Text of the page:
Democrats & Liberals Archives

Drawing Conclusions

If you draw a line from the New Journalists to many of the current crop of writers breaking out on editorial pages everywhere you will find a sharp rise of irredeemably inaccurate conclusions. From the Sixties onward the flow of information in our society has come full circle. What was once an accepted strategy of the writers of the Left, during Vietnam and for a short time thereafter, drawing unconnected conclusions, is now the purview of the Right. When an overwhelmingly large body of evidence regarding some kind of consistent behavior on the part of a politician or other public figure is assembled a lot of conclusions might follow. It ought to largely depend on the body of material evidence what the conclusion that was drawn might be, but it does not. Not for the Left in the sixties and not for the Right in current times.

I always winced when my contemporaries on the Left drew conclusions from information that led nowhere near the conclusion drawn. Make no mistake, there was great journalism then as there will be now, but a substantial body of work done by journalists in those days often missed the point. Today the same prospect exists any time that I read a piece written by a voice of the right. Then I read rants against Nixon and his advisors, in particular Kissinger. Now I read rants against any Democrat running for office anywhere in the nation. Then the left was disputing the validity of the war in Vietnam, now the Right is defending the validity of Preemptive war and particularly the war in Iraq.

On Saturday 1/24/04 David Brooks of the NY Times wrote a piece about John Kerry. This particular hatchet job was momentous only in that it celebrated Kerry’s rise in status to frontrunner in the Democratic Primary race. But in its similarity to other pieces done by the Noveau Reich writers of the Right it excelled. It took quotes out of context from a list of Kerry’s speeches over the years and drew the not so startling conclusion that he was speechifying. Then Mr. Brooks took John Kerry to task for not leading. Never mind the fact that the sum of the quotes posed Kerry to the right of w, our erstwhile President. Never mind that those quotes are drawn from speeches with no contextual connection except the fact that they were uttered by the same man over a political career of decades. They obviously make Kerry a speechifier, not a leader by virtue of the fact that they exist.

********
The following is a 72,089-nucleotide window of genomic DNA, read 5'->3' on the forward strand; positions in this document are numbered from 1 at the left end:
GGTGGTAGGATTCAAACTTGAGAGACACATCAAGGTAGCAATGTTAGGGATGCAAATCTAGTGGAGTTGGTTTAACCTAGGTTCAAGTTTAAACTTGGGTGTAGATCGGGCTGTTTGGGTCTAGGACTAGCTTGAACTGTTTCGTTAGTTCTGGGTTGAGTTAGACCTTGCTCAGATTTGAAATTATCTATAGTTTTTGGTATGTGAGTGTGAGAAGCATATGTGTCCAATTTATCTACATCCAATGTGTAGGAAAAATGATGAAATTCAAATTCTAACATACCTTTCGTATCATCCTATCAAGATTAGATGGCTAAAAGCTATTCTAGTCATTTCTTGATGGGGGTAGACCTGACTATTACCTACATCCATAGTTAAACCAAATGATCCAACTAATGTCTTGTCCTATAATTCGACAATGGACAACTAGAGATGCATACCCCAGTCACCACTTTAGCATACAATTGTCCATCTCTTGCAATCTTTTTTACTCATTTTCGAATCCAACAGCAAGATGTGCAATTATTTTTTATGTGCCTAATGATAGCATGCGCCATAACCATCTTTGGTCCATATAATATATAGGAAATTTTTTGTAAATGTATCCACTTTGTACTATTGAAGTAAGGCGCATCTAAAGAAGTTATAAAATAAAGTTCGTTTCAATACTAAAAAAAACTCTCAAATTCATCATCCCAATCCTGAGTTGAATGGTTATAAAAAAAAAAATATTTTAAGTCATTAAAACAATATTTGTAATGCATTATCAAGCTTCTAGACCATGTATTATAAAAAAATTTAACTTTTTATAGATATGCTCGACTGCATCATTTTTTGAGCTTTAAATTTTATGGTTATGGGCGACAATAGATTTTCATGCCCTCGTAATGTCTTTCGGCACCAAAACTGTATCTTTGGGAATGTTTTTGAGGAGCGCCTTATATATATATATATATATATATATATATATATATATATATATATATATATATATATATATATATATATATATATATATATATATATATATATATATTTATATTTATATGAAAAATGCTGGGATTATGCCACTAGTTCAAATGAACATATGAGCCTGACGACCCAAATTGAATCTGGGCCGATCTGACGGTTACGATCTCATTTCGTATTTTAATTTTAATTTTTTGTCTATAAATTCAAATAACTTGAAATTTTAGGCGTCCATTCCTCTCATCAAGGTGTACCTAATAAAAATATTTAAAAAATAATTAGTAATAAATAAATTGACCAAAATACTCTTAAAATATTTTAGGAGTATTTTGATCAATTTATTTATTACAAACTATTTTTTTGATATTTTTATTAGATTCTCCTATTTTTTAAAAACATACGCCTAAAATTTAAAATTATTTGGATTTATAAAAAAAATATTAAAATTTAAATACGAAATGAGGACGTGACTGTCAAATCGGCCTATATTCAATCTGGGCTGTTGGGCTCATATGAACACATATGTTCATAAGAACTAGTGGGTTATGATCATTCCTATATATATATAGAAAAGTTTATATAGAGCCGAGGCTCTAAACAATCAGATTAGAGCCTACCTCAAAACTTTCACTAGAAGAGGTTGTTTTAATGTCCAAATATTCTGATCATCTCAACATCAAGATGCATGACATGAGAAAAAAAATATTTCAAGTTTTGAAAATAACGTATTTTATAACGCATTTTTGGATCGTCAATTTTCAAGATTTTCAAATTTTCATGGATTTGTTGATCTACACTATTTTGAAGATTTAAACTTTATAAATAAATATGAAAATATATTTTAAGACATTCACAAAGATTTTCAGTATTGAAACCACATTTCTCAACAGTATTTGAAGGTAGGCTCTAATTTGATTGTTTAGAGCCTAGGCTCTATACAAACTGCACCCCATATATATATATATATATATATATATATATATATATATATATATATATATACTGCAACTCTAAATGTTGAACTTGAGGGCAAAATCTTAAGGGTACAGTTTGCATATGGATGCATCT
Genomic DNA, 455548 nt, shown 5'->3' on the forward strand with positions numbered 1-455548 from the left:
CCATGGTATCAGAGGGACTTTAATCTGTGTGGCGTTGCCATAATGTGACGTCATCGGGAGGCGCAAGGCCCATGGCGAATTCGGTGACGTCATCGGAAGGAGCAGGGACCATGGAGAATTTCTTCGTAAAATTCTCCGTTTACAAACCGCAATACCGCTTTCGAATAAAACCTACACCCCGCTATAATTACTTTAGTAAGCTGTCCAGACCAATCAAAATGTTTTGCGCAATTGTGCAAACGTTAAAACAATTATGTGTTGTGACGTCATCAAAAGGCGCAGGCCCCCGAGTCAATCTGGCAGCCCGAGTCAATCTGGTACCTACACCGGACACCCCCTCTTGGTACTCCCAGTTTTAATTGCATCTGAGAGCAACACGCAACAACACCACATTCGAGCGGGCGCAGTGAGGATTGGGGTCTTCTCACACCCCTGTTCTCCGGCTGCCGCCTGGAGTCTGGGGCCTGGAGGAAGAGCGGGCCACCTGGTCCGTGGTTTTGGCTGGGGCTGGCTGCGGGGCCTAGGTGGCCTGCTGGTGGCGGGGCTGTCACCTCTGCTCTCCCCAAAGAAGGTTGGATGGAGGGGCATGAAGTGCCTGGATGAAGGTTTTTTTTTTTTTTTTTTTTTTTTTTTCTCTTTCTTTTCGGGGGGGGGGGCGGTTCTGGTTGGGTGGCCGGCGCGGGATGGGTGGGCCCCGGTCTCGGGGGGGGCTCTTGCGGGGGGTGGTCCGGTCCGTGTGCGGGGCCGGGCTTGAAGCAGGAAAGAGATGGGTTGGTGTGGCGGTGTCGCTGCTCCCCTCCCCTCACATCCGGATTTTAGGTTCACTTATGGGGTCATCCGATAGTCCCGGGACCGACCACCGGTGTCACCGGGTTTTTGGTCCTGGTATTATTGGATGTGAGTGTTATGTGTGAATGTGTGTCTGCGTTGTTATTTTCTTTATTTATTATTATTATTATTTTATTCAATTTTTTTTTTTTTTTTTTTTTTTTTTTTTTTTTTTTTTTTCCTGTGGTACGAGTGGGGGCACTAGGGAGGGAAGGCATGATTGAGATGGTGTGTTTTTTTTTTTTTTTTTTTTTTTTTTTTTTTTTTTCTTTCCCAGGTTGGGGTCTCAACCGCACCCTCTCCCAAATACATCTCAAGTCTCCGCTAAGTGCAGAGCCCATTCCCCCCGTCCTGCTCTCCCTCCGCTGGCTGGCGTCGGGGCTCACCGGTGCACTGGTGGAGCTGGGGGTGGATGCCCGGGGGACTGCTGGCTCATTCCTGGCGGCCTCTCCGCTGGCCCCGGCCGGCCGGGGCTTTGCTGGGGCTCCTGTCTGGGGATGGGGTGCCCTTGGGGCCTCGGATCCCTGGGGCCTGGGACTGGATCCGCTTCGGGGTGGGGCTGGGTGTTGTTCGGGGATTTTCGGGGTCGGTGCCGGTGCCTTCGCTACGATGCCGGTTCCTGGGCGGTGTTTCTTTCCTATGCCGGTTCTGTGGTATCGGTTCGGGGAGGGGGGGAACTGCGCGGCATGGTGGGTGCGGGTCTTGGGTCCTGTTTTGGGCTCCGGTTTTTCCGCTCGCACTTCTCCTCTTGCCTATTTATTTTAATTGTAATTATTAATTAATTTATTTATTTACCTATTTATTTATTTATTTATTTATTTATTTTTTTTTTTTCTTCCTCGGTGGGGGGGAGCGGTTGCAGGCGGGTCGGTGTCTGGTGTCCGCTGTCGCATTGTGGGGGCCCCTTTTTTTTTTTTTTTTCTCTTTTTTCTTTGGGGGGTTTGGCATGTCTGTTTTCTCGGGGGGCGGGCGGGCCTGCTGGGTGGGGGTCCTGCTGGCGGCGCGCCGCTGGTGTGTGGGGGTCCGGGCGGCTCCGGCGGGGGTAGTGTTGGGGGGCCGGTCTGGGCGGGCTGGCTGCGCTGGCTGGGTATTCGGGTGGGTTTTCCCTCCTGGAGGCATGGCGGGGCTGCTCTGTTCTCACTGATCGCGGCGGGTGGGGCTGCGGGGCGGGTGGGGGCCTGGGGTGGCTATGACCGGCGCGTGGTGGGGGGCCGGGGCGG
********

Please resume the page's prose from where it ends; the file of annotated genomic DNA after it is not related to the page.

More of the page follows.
I find it interesting that the NY Times is the purveyor of this early attack on the Democratic frontrunner. Perhaps the idea of a left-leaning press is slightly exaggerated today. If you take the large outcropping of Anti-Dean sentiment in the media since his emotional speech at the end of weeks of hard campaigning in Iowa. And you add it to the attacks on Kerry, which are obviously queued up for release during the next week, you will find it hard to identify the press as leaning anywhere but right. It seems to me the “Would you want this man’s finger on the button?” crowd miss the point that Dean’s message is that peace is better than war. The consistency that is a hallmark of small minds assails me when I hear such statements raised as if they were legitimate questions. If Dean is dangerous at the button, what of a neocon President whose only apparent reaction to war is to want another one so he can keep proving his strength as a leader?

But of course I digress in regard to my second mission here which is to raise the question of how many pieces you can spot over the next week that pick up the theme that Kerry is a “Speechifier”, not a leader. This proposition is clearly posed as an immunization against his eloquence, which no one has accused this President of to date. All that can be said of w is that with proper prompting he reads a speech well enough. Of course at the same time the question of Kerry’s liberal leaning politics will be raised again and again in order to carefully label him as damaged goods. By the way, how did the very term “Liberal” become an epithet in a leftward leaning press?

Not to belabor the points I have made elsewhere, what best serves the interest of the people in our nation is journalistic content that allows them to draw their own conclusions. Converting information to knowledge is best done by the individual citizen. It is the attempt of editorial writers to convert knowledge into wisdom that I find particularly enchanting when it is done well. That goal, achieving wisdom, cannot be done with false facts or falsely drawn conclusions.

When polarization of the public becomes the goal of editorial writers they fail in the premise of their craft. At best the premise should be that they are seeking wisdom for the purpose of attaining enlightenment of some kind. Becoming a propagandist is easy in polarized times, I have a hard time resisting that and certainly sometimes fail in my own writing. However, if the editorial writers who focus on making their polarized point over distilling their knowledge into wisdom ever succeed in finding wisdom it is by accident. That is evident particularly in the case of those who never look behind the curtain of their own prejudices for the small man or woman hiding there. God bless you all and keep you safe in your search for wisdom, it is always elusive, but never prejudiced.

Posted by Henri Reynard at January 26, 2004 9:48 AM